The challenges of last year tested all of us. Whether you were like me and adjusting to homeschooling your children while juggling a job that was no longer “nine to five” or deciding whether to go to your doctor’s office for an ailment other than COVID-19 symptoms, it was a tough year. It will take time from once we become vaccinated to get back to normal in a post-pandemic world.
Looking back, one of the positives of 2020 was the high-profile adoption and use of real-world data and evidence. Last year COVID-19 crippled the world rapidly, and healthcare professionals across the spectrum found themselves flying by the “seat-of-their-pants” to save lives. Clinical experiences immediately kicked in, and a community of peers sharing results across the globe were finding ways to treat symptoms and compress hospital stays. Each day the world learned more about this “novel” virus as we struggled to treat, contract trace, and contain it, and protect our loved ones and communities from further spread.
In June of last year, the U.S. Food and Drug Administration (FDA) announced its participation in the COVID-19 Diagnostics Evidence Accelerator. The multi-stakeholder collaborative project has a goal to advance the development of diagnostics in response to this public health emergency and to harness real-world data to help inform the agency’s pandemic response. We also saw real word data in big tech when Apple and Google joined together to enable COVID-19 contact tracing on your smartphone to help mitigate community spread.
Clinical evidence drove the exploration of using existing therapies in antivirals, cellular therapies, and immunotherapies – many of which remain active clinical trial candidates for COVID-19. Processes, treatment protocols, and most importantly, patient outcomes, have evolved significantly over time due to the sharing of real-world experiences.
So why does this matter? There are numerous missed opportunities for real-world data, evidence, and insights to drive improved healthcare outcomes. While this is broadly acknowledged, I would like to shine a light on the larger opportunity for us all.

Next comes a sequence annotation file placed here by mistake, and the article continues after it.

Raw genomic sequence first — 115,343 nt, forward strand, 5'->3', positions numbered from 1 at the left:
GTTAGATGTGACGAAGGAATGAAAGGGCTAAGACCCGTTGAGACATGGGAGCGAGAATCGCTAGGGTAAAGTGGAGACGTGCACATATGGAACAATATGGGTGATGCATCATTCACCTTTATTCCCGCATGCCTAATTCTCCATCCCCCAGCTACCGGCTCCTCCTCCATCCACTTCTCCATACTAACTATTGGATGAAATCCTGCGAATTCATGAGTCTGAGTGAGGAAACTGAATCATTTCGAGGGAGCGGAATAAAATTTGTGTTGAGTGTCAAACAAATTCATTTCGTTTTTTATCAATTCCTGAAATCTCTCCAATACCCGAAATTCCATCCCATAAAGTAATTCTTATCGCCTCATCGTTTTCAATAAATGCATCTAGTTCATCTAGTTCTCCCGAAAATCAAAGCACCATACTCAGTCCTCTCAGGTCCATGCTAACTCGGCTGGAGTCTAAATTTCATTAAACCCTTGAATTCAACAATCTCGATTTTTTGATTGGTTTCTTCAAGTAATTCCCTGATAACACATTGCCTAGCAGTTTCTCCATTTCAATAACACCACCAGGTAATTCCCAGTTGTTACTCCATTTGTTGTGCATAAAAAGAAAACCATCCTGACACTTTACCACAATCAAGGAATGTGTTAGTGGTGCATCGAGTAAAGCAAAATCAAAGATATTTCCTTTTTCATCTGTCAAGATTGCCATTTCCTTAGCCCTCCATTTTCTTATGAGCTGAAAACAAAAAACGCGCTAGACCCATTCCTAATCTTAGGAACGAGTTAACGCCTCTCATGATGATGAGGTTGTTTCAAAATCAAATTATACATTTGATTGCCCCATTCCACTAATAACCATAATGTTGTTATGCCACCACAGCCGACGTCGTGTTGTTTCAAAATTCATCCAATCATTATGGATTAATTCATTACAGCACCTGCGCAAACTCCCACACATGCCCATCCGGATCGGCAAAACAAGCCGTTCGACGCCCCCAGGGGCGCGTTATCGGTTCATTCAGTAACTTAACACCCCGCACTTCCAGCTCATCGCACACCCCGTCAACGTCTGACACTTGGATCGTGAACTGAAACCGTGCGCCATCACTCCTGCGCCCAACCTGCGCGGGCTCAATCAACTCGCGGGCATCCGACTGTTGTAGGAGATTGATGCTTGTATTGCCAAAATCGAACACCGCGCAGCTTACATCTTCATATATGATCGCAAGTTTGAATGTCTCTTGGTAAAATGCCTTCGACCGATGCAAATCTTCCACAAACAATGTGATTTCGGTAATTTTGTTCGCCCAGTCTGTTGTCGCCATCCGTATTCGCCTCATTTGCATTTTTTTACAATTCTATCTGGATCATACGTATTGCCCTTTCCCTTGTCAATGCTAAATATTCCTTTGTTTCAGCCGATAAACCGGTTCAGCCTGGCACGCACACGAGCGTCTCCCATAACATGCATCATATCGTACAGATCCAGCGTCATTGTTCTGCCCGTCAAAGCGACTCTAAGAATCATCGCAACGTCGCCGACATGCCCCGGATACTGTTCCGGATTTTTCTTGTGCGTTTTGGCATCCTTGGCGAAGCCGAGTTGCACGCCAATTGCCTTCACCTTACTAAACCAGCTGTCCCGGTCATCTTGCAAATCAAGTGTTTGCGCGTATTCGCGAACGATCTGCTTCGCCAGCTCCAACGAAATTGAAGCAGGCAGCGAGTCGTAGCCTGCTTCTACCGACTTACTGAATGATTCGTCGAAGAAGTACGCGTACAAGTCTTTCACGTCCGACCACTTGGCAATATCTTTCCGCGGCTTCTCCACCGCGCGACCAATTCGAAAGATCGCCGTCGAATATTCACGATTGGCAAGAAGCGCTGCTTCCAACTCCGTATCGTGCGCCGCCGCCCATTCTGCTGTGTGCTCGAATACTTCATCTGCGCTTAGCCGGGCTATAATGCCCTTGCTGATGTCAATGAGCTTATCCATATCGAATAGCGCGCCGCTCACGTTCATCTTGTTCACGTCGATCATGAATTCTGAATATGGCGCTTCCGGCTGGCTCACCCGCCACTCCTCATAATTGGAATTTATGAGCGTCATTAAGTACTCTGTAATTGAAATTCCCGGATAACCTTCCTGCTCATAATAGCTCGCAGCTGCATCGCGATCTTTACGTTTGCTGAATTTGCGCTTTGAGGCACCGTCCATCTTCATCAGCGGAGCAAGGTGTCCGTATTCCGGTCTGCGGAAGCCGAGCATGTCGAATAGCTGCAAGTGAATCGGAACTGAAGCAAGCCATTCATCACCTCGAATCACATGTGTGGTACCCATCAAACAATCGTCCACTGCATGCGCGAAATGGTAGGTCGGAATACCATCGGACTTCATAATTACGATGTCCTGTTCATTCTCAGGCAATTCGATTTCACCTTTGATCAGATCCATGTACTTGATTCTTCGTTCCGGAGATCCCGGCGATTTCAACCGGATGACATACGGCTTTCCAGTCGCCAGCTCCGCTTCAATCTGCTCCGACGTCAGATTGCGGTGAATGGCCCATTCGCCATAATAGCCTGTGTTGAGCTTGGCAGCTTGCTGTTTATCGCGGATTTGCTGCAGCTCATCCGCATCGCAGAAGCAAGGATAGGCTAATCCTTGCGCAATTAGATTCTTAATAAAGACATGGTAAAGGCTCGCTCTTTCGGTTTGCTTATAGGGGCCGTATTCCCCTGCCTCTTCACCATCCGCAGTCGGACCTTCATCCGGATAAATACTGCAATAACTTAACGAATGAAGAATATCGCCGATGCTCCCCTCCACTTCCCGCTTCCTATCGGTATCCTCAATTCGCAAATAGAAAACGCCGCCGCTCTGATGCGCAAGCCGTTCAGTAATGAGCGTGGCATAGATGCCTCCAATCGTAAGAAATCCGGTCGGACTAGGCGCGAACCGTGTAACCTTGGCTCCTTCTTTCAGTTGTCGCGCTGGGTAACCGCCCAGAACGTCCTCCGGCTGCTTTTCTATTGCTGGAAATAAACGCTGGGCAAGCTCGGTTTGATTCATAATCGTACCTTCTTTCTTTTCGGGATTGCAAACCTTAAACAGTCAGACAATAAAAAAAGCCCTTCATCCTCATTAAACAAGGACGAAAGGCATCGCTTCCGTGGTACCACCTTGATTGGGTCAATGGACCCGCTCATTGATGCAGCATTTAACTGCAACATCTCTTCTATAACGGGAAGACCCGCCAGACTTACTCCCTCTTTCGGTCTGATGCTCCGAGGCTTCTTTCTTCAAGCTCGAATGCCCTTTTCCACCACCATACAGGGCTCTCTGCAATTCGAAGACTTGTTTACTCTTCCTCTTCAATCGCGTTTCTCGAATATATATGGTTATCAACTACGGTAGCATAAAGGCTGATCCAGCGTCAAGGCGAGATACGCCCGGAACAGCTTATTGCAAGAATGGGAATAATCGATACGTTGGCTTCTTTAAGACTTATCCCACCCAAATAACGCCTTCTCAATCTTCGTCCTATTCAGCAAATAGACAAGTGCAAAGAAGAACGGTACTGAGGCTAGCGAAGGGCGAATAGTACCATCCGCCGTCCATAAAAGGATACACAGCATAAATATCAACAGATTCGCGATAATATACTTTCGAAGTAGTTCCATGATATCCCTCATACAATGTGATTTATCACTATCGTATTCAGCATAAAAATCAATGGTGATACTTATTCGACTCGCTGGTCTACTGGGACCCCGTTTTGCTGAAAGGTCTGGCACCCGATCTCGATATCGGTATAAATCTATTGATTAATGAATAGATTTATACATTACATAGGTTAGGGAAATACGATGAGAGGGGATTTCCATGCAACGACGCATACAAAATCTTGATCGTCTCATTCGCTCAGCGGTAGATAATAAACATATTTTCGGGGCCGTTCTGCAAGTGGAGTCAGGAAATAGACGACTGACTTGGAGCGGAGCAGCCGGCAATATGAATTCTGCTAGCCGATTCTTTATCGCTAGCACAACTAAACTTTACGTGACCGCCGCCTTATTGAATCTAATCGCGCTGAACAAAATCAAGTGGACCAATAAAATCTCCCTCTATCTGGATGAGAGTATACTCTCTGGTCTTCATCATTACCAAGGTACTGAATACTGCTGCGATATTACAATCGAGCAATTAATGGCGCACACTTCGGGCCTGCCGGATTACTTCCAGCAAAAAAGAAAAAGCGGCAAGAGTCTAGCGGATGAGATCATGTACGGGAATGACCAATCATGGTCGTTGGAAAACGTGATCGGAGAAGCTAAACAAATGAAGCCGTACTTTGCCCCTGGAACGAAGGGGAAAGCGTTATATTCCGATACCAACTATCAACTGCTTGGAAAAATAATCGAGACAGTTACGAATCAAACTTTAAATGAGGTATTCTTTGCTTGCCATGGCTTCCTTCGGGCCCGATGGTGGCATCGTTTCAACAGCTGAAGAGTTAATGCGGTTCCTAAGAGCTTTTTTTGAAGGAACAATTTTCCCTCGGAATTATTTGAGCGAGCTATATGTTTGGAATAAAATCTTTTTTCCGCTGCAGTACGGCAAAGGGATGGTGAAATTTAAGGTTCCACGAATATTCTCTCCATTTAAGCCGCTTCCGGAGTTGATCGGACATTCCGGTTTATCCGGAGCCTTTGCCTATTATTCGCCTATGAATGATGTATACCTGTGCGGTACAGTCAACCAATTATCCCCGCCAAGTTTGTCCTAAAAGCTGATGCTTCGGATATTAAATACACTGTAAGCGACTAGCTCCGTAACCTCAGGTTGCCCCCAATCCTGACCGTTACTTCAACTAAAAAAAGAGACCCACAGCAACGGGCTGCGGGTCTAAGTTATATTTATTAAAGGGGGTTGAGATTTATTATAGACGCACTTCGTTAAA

As we’ve explored in previous blog posts, changes to cancer treatment regimens are driven by results from clinical trials, scholarly articles published in peer-reviewed journals, and ultimately approval from a regulatory body (e.g., FDA). With all these sources of insight, you might expect immediate adoption of new evidence-based medicine. Wrong.
For example, Bavencio® (Avelumab) from Pfizer and Merck KGaA is the first anti-PD-L1 in combination with Inlyta® (Axitinib) approved by FDA for first-line treatment of patients with advanced renal cell carcinoma (RCC). A phase III study showed combination significantly lowered the risk of disease progression or death by 31% and extended progression-free survival by 5.4 months for patients with advanced RCC compared with Sutent® (Sunitinib Malate). The combination is approved based on phase III data in an overall population that included patients regardless of PD-L1 expression and across favorable, intermediate, and poor prognostic groups. There is valuable data backing up the clinical utility claims.
Despite this compelling clinical evidence, our view of covered lives through Eviti in 2020 shows that only 7% (20 of 286) of patients who receive Inlyta® for RCC also received Bavencio®. Why isn’t Bavencio® (Avelumab) being prescribed with Inlyta® (Axitinib) for these patients?
Is it a provider education opportunity? A payer authorization issue? Or an issue with drug pricing?
There are other examples. Take a look at Piqray® (Alpelisib) from Novartis. Approximately 40% of patients living with HR+/HER2- breast cancer have a PIK3CA mutation. PIK3CA mutations are associated with tumor growth, resistance to endocrine treatment, and a poor overall prognosis. Piqray® targets the effect of PIK3CA mutations and may help overcome endocrine resistance in HR+ advanced breast cancer. Progression-free survival nearly doubles in patients with PIK3CA mutation (SOLAR-1 study (5.7 mos. to 11 mos.)).
Despite this compelling clinical evidence, our view of covered lives through Eviti in 2020 shows that only 3% (51 of 1685) of patients who likely show this mutation receive Piqray®. If you follow the clinical evidence, the use of this drug should be much higher.
So, what do we take from this?
As we assess healthcare in the U.S., one that ranks 1st in spend but 27th in outcomes, we see yet another example of how data can drive positive outcomes for patients.
But here is the real question – is healthcare a right or a privilege?
Regardless of your view, meaningful adoption of real-world data and evidence has the ability to transform our industry, and NantHealth is here to help drive that change.